Oregon | RV and Camping Travel Tips
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The southern coast of Oregon hides a secret natural wonder—wind-sculpted sand dunes that tower 500 feet above sea level. Set off Highway 101, west of Eugene, these remarkable formations are part of the Oregon Dunes National Recreation Area. Head to the dunes for a week or a weekend of outdoor fun, enjoying hiking, fishing, canoeing, horseback riding, OHV riding, and incredible photography.
The Oregon Dunes NRA extends for forty miles along the coast, roughly from Coos Bay to Florence. This is the largest group of coastal dunes in North America, encompassing a variety of ecosystems like open dunes, marsh-like plains, beaches, and “tree islands.”
Dunes are synonymous with dune buggies—or with OHVs, today’s equivalent. These off-highway vehicles are perfect dune machines, carrying riders up and down the sides of these towering sand piles. Three dedicated OHV areas have been set up in the NRA. You can explore the sand roads between South Jetty and the Siltcoos River, ride the dramatic slopes of the Umpqua Riding Area, and cruise between Spinreel and Horsfall. 4x4s, motorcycles, sand rails, and quad-runner are also welcome. If you want to take a ride but don’t have your own vehicle, just inquire about guided dune tours.
You’ll find plenty of water sports at the Oregon Dunes. With more than thirty lakes and ponds, plus a myriad of streams and rivulets, there are miles of space for sailing, canoeing, swimming, and water skiing. Enjoy scuba diving in the lakes or fishing on Siltcoos or South Tenmile Lake. Anglers flock to this area for the chance to fish for salmon, steelhead, trout, and warm-water species. The warmer, salt-water estuaries are home to salmon, crab, mussels, and rock fish.
Beyond the fringes of the dunes, lush fir and spruce forests roll down to the coast, offering endless opportunities for hiking and mountain biking. Some trails even lead you up and over the tops of the dunes, providing breathtaking views. More than 230 miles of trails lead you through the recreation area, some trailing along lakeshores and creeks, other leading into the heart of the dunes.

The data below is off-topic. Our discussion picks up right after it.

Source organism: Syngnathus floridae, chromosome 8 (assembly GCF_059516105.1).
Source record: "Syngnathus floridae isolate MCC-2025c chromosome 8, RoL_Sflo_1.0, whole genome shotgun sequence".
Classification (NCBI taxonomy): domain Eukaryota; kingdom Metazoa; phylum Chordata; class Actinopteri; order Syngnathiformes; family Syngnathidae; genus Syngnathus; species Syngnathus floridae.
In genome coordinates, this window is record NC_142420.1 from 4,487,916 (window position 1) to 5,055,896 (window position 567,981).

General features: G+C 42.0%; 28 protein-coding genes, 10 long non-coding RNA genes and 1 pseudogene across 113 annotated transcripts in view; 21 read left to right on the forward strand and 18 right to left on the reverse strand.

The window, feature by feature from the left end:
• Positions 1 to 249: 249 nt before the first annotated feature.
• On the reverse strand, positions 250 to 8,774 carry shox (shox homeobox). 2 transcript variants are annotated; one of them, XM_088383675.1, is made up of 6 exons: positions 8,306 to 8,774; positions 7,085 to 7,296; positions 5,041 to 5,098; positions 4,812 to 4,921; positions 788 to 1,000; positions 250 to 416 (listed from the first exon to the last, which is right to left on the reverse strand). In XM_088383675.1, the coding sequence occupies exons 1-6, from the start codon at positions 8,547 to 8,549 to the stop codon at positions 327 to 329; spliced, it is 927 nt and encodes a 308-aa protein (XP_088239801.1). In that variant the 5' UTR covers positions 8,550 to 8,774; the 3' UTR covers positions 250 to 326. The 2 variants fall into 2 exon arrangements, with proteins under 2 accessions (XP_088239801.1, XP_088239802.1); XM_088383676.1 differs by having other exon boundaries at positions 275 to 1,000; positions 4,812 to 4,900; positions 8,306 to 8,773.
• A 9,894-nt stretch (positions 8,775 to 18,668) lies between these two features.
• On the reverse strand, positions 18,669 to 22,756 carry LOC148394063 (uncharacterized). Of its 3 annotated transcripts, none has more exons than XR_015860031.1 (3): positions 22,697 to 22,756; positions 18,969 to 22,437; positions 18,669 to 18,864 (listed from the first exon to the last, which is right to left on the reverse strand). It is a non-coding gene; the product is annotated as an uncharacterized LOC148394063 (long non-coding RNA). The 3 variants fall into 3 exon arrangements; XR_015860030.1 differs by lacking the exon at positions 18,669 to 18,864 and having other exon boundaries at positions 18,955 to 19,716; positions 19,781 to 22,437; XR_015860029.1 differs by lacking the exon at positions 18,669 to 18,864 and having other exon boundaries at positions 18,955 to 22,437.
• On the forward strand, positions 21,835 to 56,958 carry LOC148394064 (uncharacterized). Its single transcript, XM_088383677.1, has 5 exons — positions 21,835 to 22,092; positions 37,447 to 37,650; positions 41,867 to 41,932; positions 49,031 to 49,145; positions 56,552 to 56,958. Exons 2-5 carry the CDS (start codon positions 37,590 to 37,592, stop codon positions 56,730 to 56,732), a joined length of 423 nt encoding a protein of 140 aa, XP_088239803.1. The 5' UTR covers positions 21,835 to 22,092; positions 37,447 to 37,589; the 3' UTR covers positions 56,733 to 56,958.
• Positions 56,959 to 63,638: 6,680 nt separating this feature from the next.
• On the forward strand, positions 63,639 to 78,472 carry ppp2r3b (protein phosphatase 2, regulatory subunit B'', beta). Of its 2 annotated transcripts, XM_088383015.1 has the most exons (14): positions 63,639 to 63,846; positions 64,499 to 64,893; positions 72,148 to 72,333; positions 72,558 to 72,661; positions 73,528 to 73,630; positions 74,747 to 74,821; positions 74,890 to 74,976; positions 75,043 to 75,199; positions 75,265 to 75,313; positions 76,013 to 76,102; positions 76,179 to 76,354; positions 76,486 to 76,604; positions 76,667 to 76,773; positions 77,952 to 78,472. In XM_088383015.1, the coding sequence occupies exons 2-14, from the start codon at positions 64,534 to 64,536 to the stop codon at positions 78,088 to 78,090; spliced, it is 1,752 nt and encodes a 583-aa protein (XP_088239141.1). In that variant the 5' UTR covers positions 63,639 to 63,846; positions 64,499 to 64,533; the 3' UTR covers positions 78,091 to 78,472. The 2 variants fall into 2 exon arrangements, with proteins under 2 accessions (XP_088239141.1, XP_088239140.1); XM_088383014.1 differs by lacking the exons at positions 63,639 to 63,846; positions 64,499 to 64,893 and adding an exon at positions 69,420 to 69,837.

The sand that makes up the dunes comes from the Coast Mountain Range, sedimentary rock that uplifted 12 million years ago. As the rock tumbled down rivers, it graded into fine sand. Over time, tides, waves, and coastal winds built up the sand in this inland area, piling it on top of the solid Coos Bay Dune Sheet. This low, rocky sheet is flanked by beaches with steep banks and headlands, so once the sand arrived on the Coos Bay sheet, it was hemmed in from both sides and forced to stay.
The dunes themselves were built by the action of wind and waves. In the winter, winds can reach up to 100 miles per hour here, whipping the sand particles up into hillocks and mounds, much the way it builds snow drifts. Currents, tides, and waves all helped keep new sediment from the rivers close to shore, adding to the mass of the sand dunes.
You’ll find some unique formations at Oregon Dunes, including that staple of old-time adventure stories – quicksand. Because sand absorbs water quickly, the ground here can become saturated during a big rainstorm. If the marshes flood, the sand grains will actually float on top of the water, making quicksand.
The Oregon Dunes have about 32 lakes that were once mountain streams but got stranded by the sand. Others are ocean inlets that got cut off by shifting dunes.
Changes in the wind direction can result in new and strangely formed dunes. Summertime winds often make dunes that lie against the prevailing wind. From time to time, you might come across tree islands, little clusters of old forests that are almost totally buried in the sand. Just think—if sand can bury forest, is there anything it can’t cover up completely?